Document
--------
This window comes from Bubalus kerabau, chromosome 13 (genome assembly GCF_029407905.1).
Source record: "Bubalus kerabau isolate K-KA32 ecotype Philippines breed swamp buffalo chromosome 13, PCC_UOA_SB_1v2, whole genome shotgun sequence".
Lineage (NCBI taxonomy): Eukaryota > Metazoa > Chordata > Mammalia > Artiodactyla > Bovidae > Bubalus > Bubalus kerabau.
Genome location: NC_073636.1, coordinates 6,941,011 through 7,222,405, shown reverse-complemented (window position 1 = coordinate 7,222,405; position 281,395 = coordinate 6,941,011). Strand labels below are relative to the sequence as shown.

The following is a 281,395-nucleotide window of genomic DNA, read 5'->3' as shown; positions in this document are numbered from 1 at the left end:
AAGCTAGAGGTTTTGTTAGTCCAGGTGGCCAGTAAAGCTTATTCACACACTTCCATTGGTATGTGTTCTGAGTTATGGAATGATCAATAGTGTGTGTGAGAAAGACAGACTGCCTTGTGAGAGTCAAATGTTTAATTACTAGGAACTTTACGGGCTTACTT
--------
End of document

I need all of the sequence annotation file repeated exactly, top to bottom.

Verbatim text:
This window comes from Bubalus kerabau, chromosome 13 (genome assembly GCF_029407905.1).
Source record: "Bubalus kerabau isolate K-KA32 ecotype Philippines breed swamp buffalo chromosome 13, PCC_UOA_SB_1v2, whole genome shotgun sequence".
Lineage (NCBI taxonomy): Eukaryota > Metazoa > Chordata > Mammalia > Artiodactyla > Bovidae > Bubalus > Bubalus kerabau.
Genome location: NC_073636.1, coordinates 6,941,011 through 7,222,405, shown reverse-complemented (window position 1 = coordinate 7,222,405; position 281,395 = coordinate 6,941,011). Strand labels below are relative to the sequence as shown.

The following is a 281,395-nucleotide window of genomic DNA, read 5'->3' as shown; positions in this document are numbered from 1 at the left end:
AAGCTAGAGGTTTTGTTAGTCCAGGTGGCCAGTAAAGCTTATTCACACACTTCCATTGGTATGTGTTCTGAGTTATGGAATGATCAATAGTGTGTGTGAGAAAGACAGACTGCCTTGTGAGAGTCAAATGTTTAATTACTAGGAACTTTACGGGCTTACTT